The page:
By Alexis Simendinger – November 13, 2012
NAPLES, Fla. — On the paid-to-opine circuit, former secretaries of state Condoleezza Rice and Madeleine Albright circled the world, and each other, with raw disagreements over Iraq and Saddam Hussein’s weapons of mass destruction Monday, but settled into polite accord over their worries about the future of drone warfare and the importance of China.
For an audience of invited attendees at the Global Financial Leadership Conference, presented by the Chicago Mercantile Exchange Group, it was an entertaining after-dinner sparring match moderated by former ABC News veteran Ted Koppel.
Just a week after a suspenseful election, it was also a way to gauge the global challenges facing the Obama administration through the eyes of a Democrat who backed the president and a Republican who said she favored Mitt Romney’s policies.
“I will be praying for Barack Obama,” keynote speaker Rice said as she kicked off the two-day conference about global markets. America’s leadership depends on the country’s economic and fiscal destiny, she argued, and the president’s first project is to reckon with a collection of tax hikes and across-the-board spending cuts set to take effect in January. As a conservative, she continued, she favors entitlement cuts and tax reforms, including the possible elimination of some deductions (but not higher marginal rates that might impact small businesses), and she said she would support putting Pentagon spending on the chopping block.
When asked, Rice said she would not consider a run for president or public office in 2016. “I don’t really love politics,” she explained. “I love policy. . . . I’ve done it.”
Hours later, dressed in a black cocktail suit and pearls, the Stanford University professor joined Albright, a global consultant who sported one of her jumbo pins shaped like a dolphin, for a dinner conversation that came off as a mash-up of “Nightline” and the “Charlie Rose” show.
Between these two former secretaries of state who served presidents of divergent ideologies and during unique world crises, there were rear-view-mirror jabs. When Albright, whom President Clinton named as the nation’s first female secretary of state, observed that Obama looked for “partners” more than adversaries, Rice shot back: “It’s true — he didn’t look for adversaries, but they found him.”
As President George W. Bush’s national security adviser and then his secretary of state, Rice was an uncommonly close presidential partner through 9/11, the war in Iraq, and the Bush administration’s subsequent admissions that Saddam Hussein possessed no weapons of mass destruction, as had been asserted during the U.S. assault on al-Qaeda.
“I didn’t know he didn’t have weapons of mass destruction in the Middle East,” Rice said defensively Monday night.
When Rice criticized Obama’s announced timetable to extricate U.S. troops from Afghanistan in 2014, Albright protested that the Bush White House missed the importance of Afghanistan from the outset. “You all took your eye off the ball,” she complained.
“Oh, Madeleine, come on!” Rice shot back as Koppel pretended to rise and tiptoe off the stage.
When Rice asserted that the 2011 capture and killing of Osama bin Laden had its intelligence roots in the enhanced interrogation of Khalid Sheik Mohammed in 2007 under the Bush administration, Albright said dryly, “I’m really glad you take credit for that.” Rice replied that she was merely “making an argument for continuity,” observing that “it takes a few administrations” to accomplish achievements in many arenas of foreign policy.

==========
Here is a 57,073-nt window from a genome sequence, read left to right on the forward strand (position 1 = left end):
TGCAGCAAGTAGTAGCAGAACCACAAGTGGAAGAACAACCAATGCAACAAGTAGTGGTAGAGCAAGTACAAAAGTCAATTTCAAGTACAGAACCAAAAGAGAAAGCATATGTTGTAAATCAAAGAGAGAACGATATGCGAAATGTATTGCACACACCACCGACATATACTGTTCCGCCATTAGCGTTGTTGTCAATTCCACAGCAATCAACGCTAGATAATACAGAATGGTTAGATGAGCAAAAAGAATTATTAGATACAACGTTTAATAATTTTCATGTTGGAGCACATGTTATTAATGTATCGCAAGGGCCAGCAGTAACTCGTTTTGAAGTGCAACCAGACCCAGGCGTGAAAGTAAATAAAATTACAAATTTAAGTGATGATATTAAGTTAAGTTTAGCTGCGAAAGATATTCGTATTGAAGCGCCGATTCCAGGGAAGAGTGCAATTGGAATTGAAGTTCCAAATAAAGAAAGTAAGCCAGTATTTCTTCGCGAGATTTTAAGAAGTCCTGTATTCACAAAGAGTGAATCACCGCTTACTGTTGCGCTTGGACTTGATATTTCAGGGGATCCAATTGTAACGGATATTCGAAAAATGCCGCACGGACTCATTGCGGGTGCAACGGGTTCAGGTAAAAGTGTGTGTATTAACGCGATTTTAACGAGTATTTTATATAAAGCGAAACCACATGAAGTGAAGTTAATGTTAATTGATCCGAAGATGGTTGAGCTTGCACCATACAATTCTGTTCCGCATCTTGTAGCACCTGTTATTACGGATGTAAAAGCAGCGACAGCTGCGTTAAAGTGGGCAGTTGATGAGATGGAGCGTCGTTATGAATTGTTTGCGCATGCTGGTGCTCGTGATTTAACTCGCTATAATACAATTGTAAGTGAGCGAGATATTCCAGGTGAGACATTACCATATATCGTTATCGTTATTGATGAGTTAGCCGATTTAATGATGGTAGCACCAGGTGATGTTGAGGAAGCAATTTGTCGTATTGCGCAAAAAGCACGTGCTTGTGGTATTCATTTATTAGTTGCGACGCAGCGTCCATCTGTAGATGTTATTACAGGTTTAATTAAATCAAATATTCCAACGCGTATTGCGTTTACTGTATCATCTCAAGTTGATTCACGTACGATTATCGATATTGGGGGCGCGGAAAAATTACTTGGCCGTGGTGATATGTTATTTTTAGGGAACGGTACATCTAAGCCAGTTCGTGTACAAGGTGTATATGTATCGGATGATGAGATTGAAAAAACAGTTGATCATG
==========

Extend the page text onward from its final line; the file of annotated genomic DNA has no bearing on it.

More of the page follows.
The former secretaries also disagreed about the essence of the nation’s current budgetary crisis. Rice said the “really big problem” is entitlement spending projected to explode as a percentage of gross domestic product in the long term. (The audience of financial industry representatives applauded loudly.) Albright said the accumulated debt problem stems from a decade of Bush-era wars in Iraq and Afghanistan. (She did not mention that Obama continued both wars using borrowed money.)
But looking ahead, the duo found issues on which they agree, and the government’s reliance on unmanned drones was one. Albright and Rice concurred that drone warfare saves American lives and is effective, but both expressed worries about the long-range implications and encouraged the Obama administration to focus during its second term on the issues surrounding deployment of such weapons.
Despite the administration’s unwillingness to acknowledge its covert drone program, an independent United Nations investigator, working through the U.N. Human Rights Council, recently pledged to launch an investigationinto the U.S. drone strikes and their deadly impact on civilians.
Albright said she was “not sure” about the human targets who wind up on the administration’s drone-strike lists, and she raised concerns about the use of unmanned drones by other nations. Rice predicted the technology “will become ubiquitous,” and she questioned how the United States would be able to protest if Russia decided to use drones domestically in Chechnya, or China used them against targets in Tibet.
“It makes me quite uncomfortable,” Rice said. A protocol or system for drone use looms ahead, she suggested.
On U.S. policy with China more generally, Albright and Rice agreed about the strategic importance of relations with the Chinese. Both advocated economic engagement, despite worries about Beijing’s territorial assertiveness in the South China Sea. “We need to lead with our economic foot, not our military foot,” Rice said, pointing to trade policy as an important and, she argued, neglected tool during Obama’s first term.
“We don’t need to go to war with China,” Albright said. “And I’m glad we don’t declare them a currency manipulator,” she added, taking a swipe at one of Romney’s oft-repeated campaign promises.